Radbod grows fond of Cunera in the way that he trusts her to run the palace household in his absence. That evokes a dangerous jealousy in the queen and one night she strangles Cunera with the aid of a courtier using Cunera's own scarf. The murderers bury her body under the floor of the palace stables.

When the King returns from his trip no horse will go into the stable. (her first miracle) Her remains are quikly found under the floor and the royal murderes soon confesses her crime and is exciled away from court to die alone in the wilderness. Soon, after people claimed to be healed by Cunera from ailments to the throat or their cattle cured from diseases, she became a martyr saint. Her specialty is throat ailments (because of the throtling) and life stock diseases (because of the horses). 

But she was also a protector of sailors and ships! (because she sailed with Saint Ursula and survived the attack). That last patronage was struck of her record in the 19th century. When the Catholic Church 'cleaned up' the list of saint's and miracles.  But when Cunera was born in 1680, the family Olshoorn was in trade like many wealthy merchants families in the Dutch Republic. Cunera was still believed to keep sailors and ships safe in story seas. And the Olshoorn family were catholic, so that could very well be the reason for Cunera's unusual first name. Perhaps her parents hoped that the Saintly namesake would protect the families shipping interest a bit more than usual? Who knows.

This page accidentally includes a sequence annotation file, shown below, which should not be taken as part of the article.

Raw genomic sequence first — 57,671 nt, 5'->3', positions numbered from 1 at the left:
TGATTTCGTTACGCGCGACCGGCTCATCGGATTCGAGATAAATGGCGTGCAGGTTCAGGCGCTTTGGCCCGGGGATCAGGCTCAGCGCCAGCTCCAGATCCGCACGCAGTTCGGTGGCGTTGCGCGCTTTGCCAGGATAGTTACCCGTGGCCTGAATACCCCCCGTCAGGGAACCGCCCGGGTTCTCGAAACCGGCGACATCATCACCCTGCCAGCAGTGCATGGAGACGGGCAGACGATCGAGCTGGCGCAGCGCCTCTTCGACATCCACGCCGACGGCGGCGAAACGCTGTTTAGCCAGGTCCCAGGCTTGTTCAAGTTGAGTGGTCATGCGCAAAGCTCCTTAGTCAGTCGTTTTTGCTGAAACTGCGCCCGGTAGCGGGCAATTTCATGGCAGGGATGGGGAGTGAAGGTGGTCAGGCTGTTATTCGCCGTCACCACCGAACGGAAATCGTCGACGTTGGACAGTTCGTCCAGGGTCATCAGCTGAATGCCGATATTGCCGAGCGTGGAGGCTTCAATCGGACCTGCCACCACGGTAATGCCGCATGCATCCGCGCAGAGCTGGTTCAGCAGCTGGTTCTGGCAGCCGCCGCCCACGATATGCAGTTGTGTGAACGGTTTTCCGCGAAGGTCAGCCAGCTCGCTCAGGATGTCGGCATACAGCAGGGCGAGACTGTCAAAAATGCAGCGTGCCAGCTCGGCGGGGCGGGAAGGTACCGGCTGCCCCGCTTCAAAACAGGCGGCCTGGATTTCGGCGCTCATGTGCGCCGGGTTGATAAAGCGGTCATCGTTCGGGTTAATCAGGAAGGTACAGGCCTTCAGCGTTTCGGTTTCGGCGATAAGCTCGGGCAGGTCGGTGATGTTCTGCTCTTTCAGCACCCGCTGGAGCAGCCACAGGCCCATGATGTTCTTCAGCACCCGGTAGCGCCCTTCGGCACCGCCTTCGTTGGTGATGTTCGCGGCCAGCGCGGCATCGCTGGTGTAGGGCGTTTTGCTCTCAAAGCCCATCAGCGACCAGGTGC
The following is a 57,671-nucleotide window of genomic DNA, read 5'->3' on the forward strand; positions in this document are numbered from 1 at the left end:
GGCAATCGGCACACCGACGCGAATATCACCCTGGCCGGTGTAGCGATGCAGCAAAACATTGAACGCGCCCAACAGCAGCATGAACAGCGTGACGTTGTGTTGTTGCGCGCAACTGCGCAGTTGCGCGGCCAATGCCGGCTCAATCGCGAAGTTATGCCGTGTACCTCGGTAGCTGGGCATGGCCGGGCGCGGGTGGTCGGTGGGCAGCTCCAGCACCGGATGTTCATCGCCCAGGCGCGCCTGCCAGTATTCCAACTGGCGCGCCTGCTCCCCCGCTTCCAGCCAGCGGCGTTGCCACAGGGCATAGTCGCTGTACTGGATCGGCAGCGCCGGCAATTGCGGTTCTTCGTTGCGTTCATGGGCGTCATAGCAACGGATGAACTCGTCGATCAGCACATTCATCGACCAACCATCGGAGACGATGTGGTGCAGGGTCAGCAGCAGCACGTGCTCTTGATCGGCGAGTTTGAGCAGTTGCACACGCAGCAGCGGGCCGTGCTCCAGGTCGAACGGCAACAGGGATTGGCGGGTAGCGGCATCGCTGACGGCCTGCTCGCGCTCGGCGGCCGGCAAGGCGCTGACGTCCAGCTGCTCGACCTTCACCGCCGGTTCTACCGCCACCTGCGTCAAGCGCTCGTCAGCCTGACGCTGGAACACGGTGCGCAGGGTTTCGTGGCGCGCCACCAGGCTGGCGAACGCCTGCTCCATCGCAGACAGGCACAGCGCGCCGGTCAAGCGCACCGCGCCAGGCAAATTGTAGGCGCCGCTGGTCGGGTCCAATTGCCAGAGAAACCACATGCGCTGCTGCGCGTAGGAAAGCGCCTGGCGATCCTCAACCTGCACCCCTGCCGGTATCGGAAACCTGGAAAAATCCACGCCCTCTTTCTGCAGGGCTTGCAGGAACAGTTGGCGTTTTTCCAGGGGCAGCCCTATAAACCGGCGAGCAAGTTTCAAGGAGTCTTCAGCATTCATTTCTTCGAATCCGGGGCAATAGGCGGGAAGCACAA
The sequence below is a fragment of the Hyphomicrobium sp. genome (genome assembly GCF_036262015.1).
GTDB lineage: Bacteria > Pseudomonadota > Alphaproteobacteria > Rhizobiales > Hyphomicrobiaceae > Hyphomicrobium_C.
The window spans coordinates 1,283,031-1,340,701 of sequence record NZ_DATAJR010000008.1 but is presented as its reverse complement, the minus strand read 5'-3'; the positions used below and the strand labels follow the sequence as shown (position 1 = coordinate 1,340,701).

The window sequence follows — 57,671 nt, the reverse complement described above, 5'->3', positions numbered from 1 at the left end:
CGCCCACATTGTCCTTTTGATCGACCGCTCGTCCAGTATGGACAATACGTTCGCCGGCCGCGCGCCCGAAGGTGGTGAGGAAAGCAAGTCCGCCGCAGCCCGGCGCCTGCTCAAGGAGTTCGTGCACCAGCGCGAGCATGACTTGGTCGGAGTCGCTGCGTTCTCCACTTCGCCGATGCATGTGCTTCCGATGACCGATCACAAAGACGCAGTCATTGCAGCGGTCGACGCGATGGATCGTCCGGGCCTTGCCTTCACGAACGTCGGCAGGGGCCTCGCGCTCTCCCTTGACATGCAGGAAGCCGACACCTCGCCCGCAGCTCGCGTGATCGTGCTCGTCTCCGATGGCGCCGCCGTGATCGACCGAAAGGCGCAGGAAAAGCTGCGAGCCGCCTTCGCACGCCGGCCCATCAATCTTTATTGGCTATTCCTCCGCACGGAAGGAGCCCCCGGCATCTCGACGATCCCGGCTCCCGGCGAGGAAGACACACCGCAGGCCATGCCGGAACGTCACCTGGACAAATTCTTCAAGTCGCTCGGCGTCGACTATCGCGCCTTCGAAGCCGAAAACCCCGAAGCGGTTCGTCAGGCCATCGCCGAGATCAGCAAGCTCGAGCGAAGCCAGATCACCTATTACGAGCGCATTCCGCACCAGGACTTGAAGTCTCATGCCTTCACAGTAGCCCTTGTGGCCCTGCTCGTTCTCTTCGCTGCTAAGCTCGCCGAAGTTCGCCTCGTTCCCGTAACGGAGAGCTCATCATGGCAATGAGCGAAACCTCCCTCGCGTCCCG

Whatever the story behind her first name may be, I love the excuisite miniature portrait Diane Meyboom has made after the original.

What was her life like? There is not much information available accept the dates of birth, marriage, birthing and death. We do know that she married a Van Ryckevorsel, another wealthy merchant family in Rotterdam. Cunera died at (only) 42 while giving birth to a baby girl. The baby was then named Cunera after her mother. 


The Rotterdam Museum also has a portrait of Cunera's daughter and namesake, together with her husband and 10 year old son. This portrait you can see in the picture above.  Somewhere in the future I will ask Diane to paint a miniature of that family portrait as well. But I will have to save up for that first. 

Well, that is it for now. I wish you all a happy and healthy 2022!! May it be a good year for all of you!

Huibrecht